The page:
A five-year-long battle between the city and the teachers union may have finally come to an end.
The de Blasio administration and the United Federation of Teachers announced an agreement on a nine-year contract retroactively dated to 2009.
The contract, announced last Thursday, would provide retroactive pay raises for teachers and includes pay raises for each year through 2018. Teachers who have been on the job since 2009 or earlier will get a 4 percent increase for 2009 and 2010, respectively, then a 1 percent increase each year from 2013 through 2015, 1.5 percent for 2016, 2.5 percent for 2017 and 3 percent for 2018. There will be no increase in pay for 2011 and 2012.
The UFT executive board approved the deal on Tuesday, while the 3,400 delegates OK’d the plan Wednesday evening.
“Our administration knows that every child matters, the status quo isn’t working, and we must improve public education across the board. Working together with our dedicated teachers — instead of being locked in rancorous debate — we have found common ground today that moves us closer to those critical objectives,” De Blasio said in a statement.
Teachers had been working without a contract since 2009 and the acrimonious relationship between the Bloomberg administration and the UFT on a number of issues kept the two sides from coming to an agreement for nearly five years.
The contract also mandates 80 minutes each Monday for teacher professional development and 40 minutes each Tuesday for teacher-parent engagement, and increasing the number of parent-teacher conferences to four per year and the time from two and a half hours to three.
It also establishes new incentives to attract and retain quality teachers in high-need schools by offering additional compensation for each instructor at up to 150 schools, selected at the Chancellor’s discretion. It also reduces the number of components in evaluations from 22 to eight and teachers in non-tested subjects or grades will now have the ability to be evaluated only on the performance of students they teach, instead of in school-wide measures that include students they do not teach.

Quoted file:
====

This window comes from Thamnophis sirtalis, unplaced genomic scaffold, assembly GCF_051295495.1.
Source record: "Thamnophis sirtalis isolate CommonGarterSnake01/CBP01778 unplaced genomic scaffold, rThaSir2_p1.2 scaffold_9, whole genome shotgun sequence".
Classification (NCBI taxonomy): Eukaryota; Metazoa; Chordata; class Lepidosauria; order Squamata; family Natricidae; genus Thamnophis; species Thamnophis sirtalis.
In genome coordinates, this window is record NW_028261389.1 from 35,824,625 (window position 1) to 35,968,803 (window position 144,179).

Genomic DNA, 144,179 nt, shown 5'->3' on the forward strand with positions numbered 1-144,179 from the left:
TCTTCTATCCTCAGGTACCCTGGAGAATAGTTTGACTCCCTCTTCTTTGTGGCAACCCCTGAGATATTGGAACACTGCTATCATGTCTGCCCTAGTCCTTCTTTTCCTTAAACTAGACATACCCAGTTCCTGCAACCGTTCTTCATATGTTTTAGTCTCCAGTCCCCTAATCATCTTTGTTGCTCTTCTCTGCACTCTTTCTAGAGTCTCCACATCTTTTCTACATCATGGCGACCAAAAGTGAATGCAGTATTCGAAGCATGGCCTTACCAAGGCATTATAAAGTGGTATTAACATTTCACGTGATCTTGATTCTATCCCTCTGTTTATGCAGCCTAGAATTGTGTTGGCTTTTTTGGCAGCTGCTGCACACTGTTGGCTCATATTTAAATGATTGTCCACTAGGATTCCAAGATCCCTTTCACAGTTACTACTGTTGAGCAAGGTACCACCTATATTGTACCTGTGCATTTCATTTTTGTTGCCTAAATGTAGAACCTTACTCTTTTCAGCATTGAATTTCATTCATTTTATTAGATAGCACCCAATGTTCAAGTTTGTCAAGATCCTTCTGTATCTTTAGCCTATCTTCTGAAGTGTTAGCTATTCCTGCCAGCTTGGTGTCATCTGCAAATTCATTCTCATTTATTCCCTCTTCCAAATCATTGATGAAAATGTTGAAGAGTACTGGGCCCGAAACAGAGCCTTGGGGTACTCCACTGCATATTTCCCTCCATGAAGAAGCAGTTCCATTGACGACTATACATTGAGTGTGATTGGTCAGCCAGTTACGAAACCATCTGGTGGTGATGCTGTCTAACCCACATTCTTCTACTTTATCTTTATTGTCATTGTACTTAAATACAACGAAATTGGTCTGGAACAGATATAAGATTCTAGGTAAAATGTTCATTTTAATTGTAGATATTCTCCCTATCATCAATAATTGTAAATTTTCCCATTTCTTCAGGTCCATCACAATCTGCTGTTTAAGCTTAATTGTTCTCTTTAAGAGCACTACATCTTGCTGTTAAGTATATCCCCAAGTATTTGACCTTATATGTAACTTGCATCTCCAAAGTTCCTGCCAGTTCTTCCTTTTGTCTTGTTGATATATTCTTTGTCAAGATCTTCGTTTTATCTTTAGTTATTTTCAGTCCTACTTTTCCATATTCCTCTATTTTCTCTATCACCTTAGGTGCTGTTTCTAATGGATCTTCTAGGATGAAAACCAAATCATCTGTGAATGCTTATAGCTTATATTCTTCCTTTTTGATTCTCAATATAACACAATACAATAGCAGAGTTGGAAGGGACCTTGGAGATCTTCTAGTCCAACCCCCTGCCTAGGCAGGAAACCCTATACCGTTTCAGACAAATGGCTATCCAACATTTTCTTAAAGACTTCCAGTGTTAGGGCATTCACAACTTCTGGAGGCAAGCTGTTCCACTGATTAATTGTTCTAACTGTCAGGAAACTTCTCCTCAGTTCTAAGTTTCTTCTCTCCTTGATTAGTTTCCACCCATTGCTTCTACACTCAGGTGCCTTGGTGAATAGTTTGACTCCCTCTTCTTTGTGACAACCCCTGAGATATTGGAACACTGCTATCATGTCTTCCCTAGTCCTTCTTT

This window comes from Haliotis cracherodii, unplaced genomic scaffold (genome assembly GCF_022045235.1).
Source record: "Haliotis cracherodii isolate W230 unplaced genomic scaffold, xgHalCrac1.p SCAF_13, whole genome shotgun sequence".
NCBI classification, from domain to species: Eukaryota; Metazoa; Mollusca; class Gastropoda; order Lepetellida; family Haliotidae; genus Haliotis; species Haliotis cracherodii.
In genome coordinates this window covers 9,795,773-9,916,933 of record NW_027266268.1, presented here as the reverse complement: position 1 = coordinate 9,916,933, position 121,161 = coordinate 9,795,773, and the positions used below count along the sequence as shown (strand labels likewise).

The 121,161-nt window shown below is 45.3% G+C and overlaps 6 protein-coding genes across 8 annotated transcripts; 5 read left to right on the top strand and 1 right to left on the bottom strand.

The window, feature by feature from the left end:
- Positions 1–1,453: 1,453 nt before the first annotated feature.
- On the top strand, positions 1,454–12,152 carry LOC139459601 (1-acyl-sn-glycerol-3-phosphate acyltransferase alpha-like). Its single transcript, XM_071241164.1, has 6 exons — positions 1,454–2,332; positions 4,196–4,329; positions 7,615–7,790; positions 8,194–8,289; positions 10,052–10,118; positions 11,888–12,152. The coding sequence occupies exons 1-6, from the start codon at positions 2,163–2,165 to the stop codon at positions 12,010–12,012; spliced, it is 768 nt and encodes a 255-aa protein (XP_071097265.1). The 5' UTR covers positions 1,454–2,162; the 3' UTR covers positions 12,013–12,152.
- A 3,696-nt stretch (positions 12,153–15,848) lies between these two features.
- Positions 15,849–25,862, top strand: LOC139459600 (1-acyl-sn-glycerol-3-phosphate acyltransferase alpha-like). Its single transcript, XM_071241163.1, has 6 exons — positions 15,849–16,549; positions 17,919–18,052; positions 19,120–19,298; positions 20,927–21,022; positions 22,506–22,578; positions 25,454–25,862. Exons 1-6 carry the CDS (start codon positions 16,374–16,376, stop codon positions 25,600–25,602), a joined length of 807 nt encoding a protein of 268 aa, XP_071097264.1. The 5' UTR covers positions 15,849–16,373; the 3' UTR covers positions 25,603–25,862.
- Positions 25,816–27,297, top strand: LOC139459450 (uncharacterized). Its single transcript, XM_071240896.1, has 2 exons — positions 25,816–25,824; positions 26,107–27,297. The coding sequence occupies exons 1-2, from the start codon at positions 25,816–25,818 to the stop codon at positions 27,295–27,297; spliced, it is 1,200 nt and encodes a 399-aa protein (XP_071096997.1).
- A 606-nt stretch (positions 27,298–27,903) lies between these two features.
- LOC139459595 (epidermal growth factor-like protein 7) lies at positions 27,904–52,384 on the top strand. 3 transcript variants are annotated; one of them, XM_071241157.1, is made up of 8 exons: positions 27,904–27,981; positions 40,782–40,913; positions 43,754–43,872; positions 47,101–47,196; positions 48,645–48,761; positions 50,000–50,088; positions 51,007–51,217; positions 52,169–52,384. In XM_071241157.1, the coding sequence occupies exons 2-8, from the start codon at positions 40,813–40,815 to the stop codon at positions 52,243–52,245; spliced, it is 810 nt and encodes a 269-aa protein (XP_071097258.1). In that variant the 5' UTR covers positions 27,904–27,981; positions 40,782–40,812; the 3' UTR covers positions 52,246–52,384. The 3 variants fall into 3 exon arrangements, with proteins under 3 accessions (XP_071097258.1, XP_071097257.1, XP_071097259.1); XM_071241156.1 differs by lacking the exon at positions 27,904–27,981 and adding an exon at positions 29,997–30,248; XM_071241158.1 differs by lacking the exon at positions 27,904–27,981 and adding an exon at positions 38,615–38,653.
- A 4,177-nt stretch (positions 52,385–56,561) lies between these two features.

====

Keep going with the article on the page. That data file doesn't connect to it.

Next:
The agreement expands the definition of sexual misconduct to include behaviors like inappropriate texting and for the first time, there will be a clear, effective and expedited process requiring no more than 50 days to permanently remove teachers from the Absent Teacher Reserve pool for behavior inconsistent with the expectations established for professionals.
The contract, however, provides no back pay for teachers who have left the profession between 2009 and now. Current members who worked between 2009 and 2011 will need to continue working in schools until 2020, or retire, if they want to collect all of their retroactive benefits for that period.
The deal also includes $3.4 billion in healthcare savings, but doesn’t specify where those cost savings come from. The Municipal Labor Committee approved that part of the plan Monday.
“Mayor de Blasio said we could make the city better if we all worked together in a spirit of respect and cooperation,” said UFT President Michael Mulgrew in a statement. “This agreement—which works for students, parents, teachers and the city—is proof that with leadership like his, we can do it.”
The full membership of the UFT is expected to vote on the proposal later this spring.
De Blasio and his allies have argued that the agreement with the UFT will set the tone for other contracts with other municipal unions, many of which have been without contracts for years.
Among them is the police union, where negotiations have hit a brick wall, forcing the discussion to go to a mediator.
At issue is the lack of retroactive pay raises for cops, which have been without a contract since 2010, though sources in the mayor’s office note teachers did not get retroactive pay raises for the same years the city is proposing not to give one to police.